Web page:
Asst. Prof. Karen Zheng: When a handshake is enough–the role of trust in supply chain management

MIT Sloan Asst. Prof. Karen Zheng

Trust is important to our relationships with friends, family, and acquaintances. Less understood, though, is the role trust can play in business relationships. When businesses deal with each other, their first impulse often is to summon their lawyers. But I have found in my research that there are many situations in which trust can be an effective replacement for costly and time-consuming contract negotiations.

To understand the role of trust in business, I and two colleagues, Ozalp Ozer of the University of Texas at Dallas and Kay-Yut Chen of Hewlett-Packard Laboratories, conducted a series of computer laboratory experiments that simulated one of the most vexing problems in supply chain management: The tendency for manufacturers to issue overly optimistic forecasts.

Manufacturers want to be sure they have abundant supply to satisfy customers. But inflated forecasts can prompt suppliers to overproduce, which can lead to costly losses. In 2001, the networking equipment supplier Cisco had to write off $2.1 billion in excess inventory because of inflated customer forecasts. In our experiments, we hoped to discover and determine the conditions under which partners in a supply chain can exhibit sufficient trust and trustworthiness to avoid such outcomes.

For the experiments, we recruited graduate students, all of whom were in business related fields. The participants were familiar with how manufacturers and suppliers interact. Some of the participants were assigned the role of suppliers and others manufacturers, and we placed them in situations in which they interacted in forecast communication.

With the software we varied two conditions—the cost of the product the supplier was making and the degree of uncertainty in the market demand for the finished product. Then we observed how these variations affected trust between the parties and the decisions they made in the market.

We found that when the cost of the product was low and the manufacturer’s market was stable, trust was high, and the businesses cooperated. This finding makes sense because businesses would cooperate when risks to both sides are reduced due to lower costs and stable markets.

We also found that when the supplier’s product cost was high and the manufacturer’s market uncertain, trust was low and cooperation broke down. Intuitively, trust is hard to establish when the stakes are raised by high costs and volatile markets. In these situations, companies are wise to sit down and work out contracts to manage their potential conflicts.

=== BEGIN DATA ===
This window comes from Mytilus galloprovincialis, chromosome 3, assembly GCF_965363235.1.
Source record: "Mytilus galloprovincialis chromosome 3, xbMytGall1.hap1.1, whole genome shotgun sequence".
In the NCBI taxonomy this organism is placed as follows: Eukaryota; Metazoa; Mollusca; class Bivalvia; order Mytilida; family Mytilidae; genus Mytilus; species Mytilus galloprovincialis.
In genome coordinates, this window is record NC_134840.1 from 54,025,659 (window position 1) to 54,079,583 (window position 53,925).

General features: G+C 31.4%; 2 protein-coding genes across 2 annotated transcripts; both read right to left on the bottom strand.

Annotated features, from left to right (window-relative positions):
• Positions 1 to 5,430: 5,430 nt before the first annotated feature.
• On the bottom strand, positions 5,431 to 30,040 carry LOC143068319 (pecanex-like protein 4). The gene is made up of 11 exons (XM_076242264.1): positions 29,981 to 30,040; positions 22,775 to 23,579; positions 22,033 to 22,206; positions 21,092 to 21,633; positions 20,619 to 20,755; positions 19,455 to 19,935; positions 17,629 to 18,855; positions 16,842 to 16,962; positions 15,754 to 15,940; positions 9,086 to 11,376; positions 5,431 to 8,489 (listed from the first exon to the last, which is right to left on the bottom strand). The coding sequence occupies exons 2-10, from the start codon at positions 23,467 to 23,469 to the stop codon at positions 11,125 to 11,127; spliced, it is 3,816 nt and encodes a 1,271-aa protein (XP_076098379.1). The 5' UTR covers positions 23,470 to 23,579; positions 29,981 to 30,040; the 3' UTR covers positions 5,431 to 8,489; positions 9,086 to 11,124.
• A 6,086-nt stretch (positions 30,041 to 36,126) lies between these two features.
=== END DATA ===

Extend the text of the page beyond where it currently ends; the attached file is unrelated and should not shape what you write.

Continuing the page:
However, some results were surprising. When the cost of a product was low and markets were uncertain, trust still remained sufficient for cooperation. Similarly, when the product cost was high and markets stable, individuals still trusted one another and cooperated. These results indicate that trust is a powerful force which, under the right conditions, can override both market uncertainty and high costs.

The conditions tested in the experiments represent real-world situations. For example, ink cartridges are sold in stable markets and made at low costs. Laptop computers are costly to make and sold in volatile markets. Washing machines involve high production costs but face low demand volatility, and DVD movies incur low costs but high volatility.

Trust is too often overlooked as a factor in supply chain management. Most of the academic research in this area has assumed the parties have either complete trust in each other or absolute mistrust. A more accurate view would be that the decisions people make fall in between these two extremes, showing a continuum of trust and trustworthiness. Trust can also grow over time as businesses interact with each other and learn from these interactions.

As we learned in our experiments, there are times when trusting another business is not advisable. But under certain market conditions, trust can be a valuable resource that can enhance relations between companies, reduce conflicts, and save time and money.

Karen Zheng is Assistant Professor of Operations Management at the MIT Sloan School of Management

This post also appeared in Material Handling and Logistics and Mass High Tech 

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  1. Trust is the most fundamental aspect of business. there is no business without trust. but trust without control is like giving a lot of money to someone who does not know what a money for

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